Yes, pipes can freeze overnight. The lower the temperature outside and the more unprotected the pipes are, the more likely the pipes are to freeze. As a homeowner, you may have many questions about the consequences of frozen pipes and what can be done to prevent this problem from occurring. In this post, we’ll address some of your concerns and suggest a few methods for preventing your pipes from freezing.
This is a complicated question that has been thoroughly explored by experts. There is no simple answer. Water freezes at 32 degrees Fahrenheit, but indoor pipes are somewhat protected from outdoor temperature extremes, even in unheated areas of the house like in the attic or garage. Just because it’s 32 degrees outside doesn’t mean the pipes will reach those temperatures.
As a general rule, temperatures outside must drop to at least 20 degrees or lower to cause pipes to freeze. In northern climates, where the temperatures regularly fall below freezing, modern homes tend to be well insulated and water pipes are located on the inner parts of the house for extra protection. In older homes, this is not always the case. In southern climates, hard freezes can be more problematic because homes there are not built to accommodate cold temperatures.
The most vulnerable pipes are:
Assume your home is vulnerable if you’ve had problems with freezing pipes in the past. If you’re unsure which pipes in your home are vulnerable and at what temperatures, have a licensed plumber take a look at your pipes. He or she may be able to assess your home’s weaknesses and tell you at what temperatures you should start to worry. During the winter time, pay close attention to the weather reports and the news. Local weathermen may mention when homeowners should be concerned about low temperatures.
Water expands when it freezes, so sometimes pipes burst when they freeze. This can result in hundreds or even thousands of dollars in damage, depending on where the burst occurs, how long it takes to catch the problem, and how much water is leaking from the pipe.
In some cases, pipes don’t freeze, but the ice inside the pipe can block unfrozen water from flowing through the pipe, resulting in an inconvenience.
If your pipes do happen to freeze, we wrote a post a little while ago about the best methods to unfreeze your pipes.
Insulation can help protect your pipes from freezing temperatures. Commercial self-adhesive insulation is available at hardware stores and home improvement centers. Insulate the pipes on the outside of the home first, because these pipes are the most likely to freeze. If you don’t want to pay money for specialty insulation, simply wrapping your pipes in newspaper or blankets can help.
To prevent your pipes from bursting, open up your faucets to a slow dribble when temperatures outside drop. This will relieve the pressure inside the pipes, so that if your pipes do freeze, the ice won’t cause a rupture.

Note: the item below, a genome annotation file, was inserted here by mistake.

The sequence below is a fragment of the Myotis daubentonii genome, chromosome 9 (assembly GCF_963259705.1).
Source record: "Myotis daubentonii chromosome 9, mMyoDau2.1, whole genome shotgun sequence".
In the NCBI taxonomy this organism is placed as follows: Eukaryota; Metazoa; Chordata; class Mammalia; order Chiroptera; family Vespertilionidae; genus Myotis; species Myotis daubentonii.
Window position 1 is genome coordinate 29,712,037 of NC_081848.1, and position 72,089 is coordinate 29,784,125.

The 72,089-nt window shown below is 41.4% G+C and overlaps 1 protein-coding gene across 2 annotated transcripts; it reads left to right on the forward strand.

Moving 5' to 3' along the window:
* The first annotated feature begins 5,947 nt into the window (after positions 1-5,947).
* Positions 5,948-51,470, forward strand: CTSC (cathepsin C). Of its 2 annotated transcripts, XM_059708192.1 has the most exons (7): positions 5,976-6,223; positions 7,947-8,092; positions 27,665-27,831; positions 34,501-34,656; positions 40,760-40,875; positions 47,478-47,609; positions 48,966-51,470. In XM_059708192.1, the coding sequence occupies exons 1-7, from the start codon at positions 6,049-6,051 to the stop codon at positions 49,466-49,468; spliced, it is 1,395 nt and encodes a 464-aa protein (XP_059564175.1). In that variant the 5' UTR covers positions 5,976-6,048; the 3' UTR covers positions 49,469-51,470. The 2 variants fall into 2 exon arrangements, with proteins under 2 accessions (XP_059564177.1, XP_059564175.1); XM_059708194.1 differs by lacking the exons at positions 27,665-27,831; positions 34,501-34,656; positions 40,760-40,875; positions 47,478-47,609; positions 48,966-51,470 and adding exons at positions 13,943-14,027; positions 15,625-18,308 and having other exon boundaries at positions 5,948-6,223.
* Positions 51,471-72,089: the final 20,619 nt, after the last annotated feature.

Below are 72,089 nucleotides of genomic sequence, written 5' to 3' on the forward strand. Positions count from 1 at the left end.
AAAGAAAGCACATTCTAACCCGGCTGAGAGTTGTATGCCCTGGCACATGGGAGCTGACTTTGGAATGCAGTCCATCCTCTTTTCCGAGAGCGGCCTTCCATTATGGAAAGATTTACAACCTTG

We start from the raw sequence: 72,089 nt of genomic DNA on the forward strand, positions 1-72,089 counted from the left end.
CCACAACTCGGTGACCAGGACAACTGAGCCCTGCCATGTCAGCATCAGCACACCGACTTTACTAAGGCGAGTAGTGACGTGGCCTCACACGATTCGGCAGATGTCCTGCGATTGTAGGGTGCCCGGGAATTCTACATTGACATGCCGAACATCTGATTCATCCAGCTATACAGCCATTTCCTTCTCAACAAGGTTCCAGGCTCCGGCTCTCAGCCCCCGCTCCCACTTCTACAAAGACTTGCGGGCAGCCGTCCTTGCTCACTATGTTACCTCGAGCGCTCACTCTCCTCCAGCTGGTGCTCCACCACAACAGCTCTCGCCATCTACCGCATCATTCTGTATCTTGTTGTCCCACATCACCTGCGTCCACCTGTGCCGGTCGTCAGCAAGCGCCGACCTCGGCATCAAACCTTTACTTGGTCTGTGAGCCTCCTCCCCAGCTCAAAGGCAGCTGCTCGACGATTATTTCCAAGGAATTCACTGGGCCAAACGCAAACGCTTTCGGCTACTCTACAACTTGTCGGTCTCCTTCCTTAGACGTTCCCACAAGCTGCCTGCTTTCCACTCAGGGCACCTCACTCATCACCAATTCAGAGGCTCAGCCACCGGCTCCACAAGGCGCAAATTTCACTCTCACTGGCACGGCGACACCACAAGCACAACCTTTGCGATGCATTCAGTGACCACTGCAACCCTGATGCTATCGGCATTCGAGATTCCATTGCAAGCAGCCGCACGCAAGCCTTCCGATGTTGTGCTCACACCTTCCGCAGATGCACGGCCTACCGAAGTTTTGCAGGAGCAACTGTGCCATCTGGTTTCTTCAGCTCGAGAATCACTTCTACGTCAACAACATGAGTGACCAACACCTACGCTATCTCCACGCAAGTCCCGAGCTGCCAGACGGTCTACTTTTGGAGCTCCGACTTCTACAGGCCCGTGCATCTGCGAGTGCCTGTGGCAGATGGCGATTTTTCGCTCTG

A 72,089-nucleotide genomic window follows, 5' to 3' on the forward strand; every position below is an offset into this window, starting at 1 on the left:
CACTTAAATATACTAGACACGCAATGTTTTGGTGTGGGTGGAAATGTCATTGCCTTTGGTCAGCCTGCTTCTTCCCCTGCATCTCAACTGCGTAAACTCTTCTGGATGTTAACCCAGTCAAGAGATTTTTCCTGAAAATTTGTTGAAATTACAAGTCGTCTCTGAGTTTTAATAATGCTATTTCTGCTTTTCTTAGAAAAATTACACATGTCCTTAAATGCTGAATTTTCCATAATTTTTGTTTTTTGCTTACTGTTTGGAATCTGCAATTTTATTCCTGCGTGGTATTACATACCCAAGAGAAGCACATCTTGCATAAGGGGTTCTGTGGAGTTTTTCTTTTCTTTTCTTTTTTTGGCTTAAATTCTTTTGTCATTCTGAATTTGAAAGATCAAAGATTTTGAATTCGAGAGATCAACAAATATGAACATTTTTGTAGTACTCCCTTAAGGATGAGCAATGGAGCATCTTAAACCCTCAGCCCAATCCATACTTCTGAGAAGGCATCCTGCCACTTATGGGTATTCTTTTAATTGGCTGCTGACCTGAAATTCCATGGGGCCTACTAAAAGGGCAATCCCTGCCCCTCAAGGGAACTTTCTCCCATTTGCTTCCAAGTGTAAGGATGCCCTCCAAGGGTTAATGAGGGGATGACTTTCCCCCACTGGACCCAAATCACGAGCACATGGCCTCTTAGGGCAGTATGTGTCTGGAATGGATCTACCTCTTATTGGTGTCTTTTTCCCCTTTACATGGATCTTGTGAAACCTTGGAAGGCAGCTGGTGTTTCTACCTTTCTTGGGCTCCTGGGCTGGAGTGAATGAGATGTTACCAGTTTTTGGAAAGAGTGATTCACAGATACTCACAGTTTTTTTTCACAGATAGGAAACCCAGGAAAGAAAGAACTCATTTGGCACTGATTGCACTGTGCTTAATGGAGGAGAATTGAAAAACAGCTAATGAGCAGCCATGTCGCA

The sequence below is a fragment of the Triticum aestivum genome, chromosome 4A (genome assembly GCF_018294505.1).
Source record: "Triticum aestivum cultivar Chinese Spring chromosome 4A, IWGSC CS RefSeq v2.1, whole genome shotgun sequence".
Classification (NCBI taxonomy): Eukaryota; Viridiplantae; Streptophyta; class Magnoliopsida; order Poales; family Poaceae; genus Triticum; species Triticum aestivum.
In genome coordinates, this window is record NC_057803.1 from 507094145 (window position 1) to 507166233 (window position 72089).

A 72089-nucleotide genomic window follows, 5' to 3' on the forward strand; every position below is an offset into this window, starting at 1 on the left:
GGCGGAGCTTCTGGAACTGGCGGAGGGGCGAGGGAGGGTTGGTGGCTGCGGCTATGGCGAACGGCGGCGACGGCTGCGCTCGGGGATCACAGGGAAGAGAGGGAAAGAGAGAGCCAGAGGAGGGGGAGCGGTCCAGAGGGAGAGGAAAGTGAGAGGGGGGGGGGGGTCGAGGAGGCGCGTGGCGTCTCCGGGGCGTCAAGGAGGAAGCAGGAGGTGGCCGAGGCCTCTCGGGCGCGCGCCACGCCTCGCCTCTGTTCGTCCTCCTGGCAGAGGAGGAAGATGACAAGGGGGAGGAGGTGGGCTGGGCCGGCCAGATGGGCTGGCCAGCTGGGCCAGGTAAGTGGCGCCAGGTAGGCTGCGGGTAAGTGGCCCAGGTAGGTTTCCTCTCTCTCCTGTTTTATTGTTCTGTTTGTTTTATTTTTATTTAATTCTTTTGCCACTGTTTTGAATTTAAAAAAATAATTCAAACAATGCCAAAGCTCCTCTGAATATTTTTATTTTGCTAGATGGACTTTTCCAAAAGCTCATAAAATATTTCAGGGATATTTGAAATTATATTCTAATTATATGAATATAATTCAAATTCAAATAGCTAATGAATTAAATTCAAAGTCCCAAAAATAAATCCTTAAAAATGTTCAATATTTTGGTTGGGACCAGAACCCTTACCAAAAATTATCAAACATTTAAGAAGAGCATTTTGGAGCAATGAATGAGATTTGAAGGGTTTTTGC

For more information about protecting your pipes, thawing your pipes, or repairing pipes that have burst, residents of the Pittsburgh area can contact Terry’s Plumbing. We hope you and your pipes stay warm this winter–but if you need a plumber, we’re here to help!
4 thoughts on “Can Pipes Freeze In One Night?”
Here in Texas I’m on a well and water was running when I woke up this morning to wash my hands, then later I went back to wash dishes I realized the water wasn’t working in any part of the house. I need to turn on all the faucets to release the pressure so when they thaw, right?
Great tips and info. Frozen pipes can lead to costly damage and repairs. Being proactive and following these tips can save homeowners the headache of repairs and save them some money. Thanks for sharing. Plumber Lexington SC
I live in Maine in a mobile home.last night it went down to 4 degrees.my pipes froze.dont know why my hot water lines did also.any ideas
I was just wondering about my pipes should I drip to furthers went away from the main turn on valve and all the showers and all the fasest my shower has one knob should I turn it two the Middle that would make it run in pretty fast that would be the hot and cold together or should I put that on a drip I tried to drip my 2 showers my all my facets and the kitchen I have to outside pipes covered with insulation that are fosset’s there about 6′ each one comes from the ceiling on the back of the house ones on the side of the house the Insulation is old seems to be doing OK do I need to replace that soon and I was wondering when they pipe over head into the cross space do they put its relation on those pipes would you know that answer and am I doing right by if it gets 32ﾟ start dripping my pipes that’s when I been start in a drip my pipes when I get 32 and I cover my pipe set are coming down the outside with the insulation and I cover the faucet heads with insulation please advise my numbers 9 0 4 6 0 8 11 45 windy meadows Thank you